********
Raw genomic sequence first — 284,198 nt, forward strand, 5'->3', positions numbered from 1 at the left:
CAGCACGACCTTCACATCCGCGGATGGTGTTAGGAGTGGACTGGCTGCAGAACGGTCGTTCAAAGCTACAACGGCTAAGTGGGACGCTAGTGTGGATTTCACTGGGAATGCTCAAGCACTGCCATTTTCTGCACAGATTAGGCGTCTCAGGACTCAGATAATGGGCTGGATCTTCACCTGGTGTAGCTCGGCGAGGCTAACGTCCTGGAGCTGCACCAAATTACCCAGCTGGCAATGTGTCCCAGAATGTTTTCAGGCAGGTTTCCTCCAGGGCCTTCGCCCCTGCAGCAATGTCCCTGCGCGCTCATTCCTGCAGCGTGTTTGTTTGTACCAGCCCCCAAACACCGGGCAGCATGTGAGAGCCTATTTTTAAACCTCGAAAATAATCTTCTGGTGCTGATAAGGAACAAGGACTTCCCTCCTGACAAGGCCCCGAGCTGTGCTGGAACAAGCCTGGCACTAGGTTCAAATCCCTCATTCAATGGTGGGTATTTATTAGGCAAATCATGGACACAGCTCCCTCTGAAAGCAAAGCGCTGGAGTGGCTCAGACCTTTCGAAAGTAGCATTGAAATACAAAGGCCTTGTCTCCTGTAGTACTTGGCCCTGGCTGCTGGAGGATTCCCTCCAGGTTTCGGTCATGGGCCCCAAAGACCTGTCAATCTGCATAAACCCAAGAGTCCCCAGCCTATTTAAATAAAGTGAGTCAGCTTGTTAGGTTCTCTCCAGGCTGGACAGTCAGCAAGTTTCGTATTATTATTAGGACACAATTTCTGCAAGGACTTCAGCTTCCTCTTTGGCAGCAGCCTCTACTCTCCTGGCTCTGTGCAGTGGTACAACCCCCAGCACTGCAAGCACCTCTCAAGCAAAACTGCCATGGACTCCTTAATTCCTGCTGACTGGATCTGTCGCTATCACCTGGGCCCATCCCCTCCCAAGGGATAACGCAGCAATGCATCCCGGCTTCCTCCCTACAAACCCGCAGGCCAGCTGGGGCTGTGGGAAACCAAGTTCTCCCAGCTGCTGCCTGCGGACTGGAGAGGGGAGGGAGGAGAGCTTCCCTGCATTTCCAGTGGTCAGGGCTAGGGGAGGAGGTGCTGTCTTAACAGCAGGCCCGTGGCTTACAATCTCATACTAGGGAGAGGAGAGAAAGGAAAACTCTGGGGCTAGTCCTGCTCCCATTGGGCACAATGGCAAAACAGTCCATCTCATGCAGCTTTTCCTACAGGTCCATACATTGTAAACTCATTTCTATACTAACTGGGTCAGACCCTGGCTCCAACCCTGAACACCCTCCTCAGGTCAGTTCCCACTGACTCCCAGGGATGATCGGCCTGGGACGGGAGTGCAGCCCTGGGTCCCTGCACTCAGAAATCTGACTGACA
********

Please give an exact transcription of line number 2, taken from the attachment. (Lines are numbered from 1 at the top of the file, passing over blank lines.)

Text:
CAGCACGACCTTCACATCCGCGGATGGTGTTAGGAGTGGACTGGCTGCAGAACGGTCGTTCAAAGCTACAACGGCTAAGTGGGACGCTAGTGTGGATTTCACTGGGAATGCTCAAGCACTGCCATTTTCTGCACAGATTAGGCGTCTCAGGACTCAGATAATGGGCTGGATCTTCACCTGGTGTAGCTCGGCGAGGCTAACGTCCTGGAGCTGCACCAAATTACCCAGCTGGCAATGTGTCCCAGAATGTTTTCAGGCAGGTTTCCTCCAGGGCCTTCGCCCCTGCAGCAATGTCCCTGCGCGCTCATTCCTGCAGCGTGTTTGTTTGTACCAGCCCCCAAACACCGGGCAGCATGTGAGAGCCTATTTTTAAACCTCGAAAATAATCTTCTGGTGCTGATAAGGAACAAGGACTTCCCTCCTGACAAGGCCCCGAGCTGTGCTGGAACAAGCCTGGCACTAGGTTCAAATCCCTCATTCAATGGTGGGTATTTATTAGGCAAATCATGGACACAGCTCCCTCTGAAAGCAAAGCGCTGGAGTGGCTCAGACCTTTCGAAAGTAGCATTGAAATACAAAGGCCTTGTCTCCTGTAGTACTTGGCCCTGGCTGCTGGAGGATTCCCTCCAGGTTTCGGTCATGGGCCCCAAAGACCTGTCAATCTGCATAAACCCAAGAGTCCCCAGCCTATTTAAATAAAGTGAGTCAGCTTGTTAGGTTCTCTCCAGGCTGGACAGTCAGCAAGTTTCGTATTATTATTAGGACACAATTTCTGCAAGGACTTCAGCTTCCTCTTTGGCAGCAGCCTCTACTCTCCTGGCTCTGTGCAGTGGTACAACCCCCAGCACTGCAAGCACCTCTCAAGCAAAACTGCCATGGACTCCTTAATTCCTGCTGACTGGATCTGTCGCTATCACCTGGGCCCATCCCCTCCCAAGGGATAACGCAGCAATGCATCCCGGCTTCCTCCCTACAAACCCGCAGGCCAGCTGGGGCTGTGGGAAACCAAGTTCTCCCAGCTGCTGCCTGCGGACTGGAGAGGGGAGGGAGGAGAGCTTCCCTGCATTTCCAGTGGTCAGGGCTAGGGGAGGAGGTGCTGTCTTAACAGCAGGCCCGTGGCTTACAATCTCATACTAGGGAGAGGAGAGAAAGGAAAACTCTGGGGCTAGTCCTGCTCCCATTGGGCACAATGGCAAAACAGTCCATCTCATGCAGCTTTTCCTACAGGTCCATACATTGTAAACTCATTTCTATACTAACTGGGTCAGACCCTGGCTCCAACCCTGAACACCCTCCTCAGGTCAGTTCCCACTGACTCCCAGGGATGATCGGCCTGGGACGGGAGTGCAGCCCTGGGTCCCTGCACTCAGAAATCTGACTGACA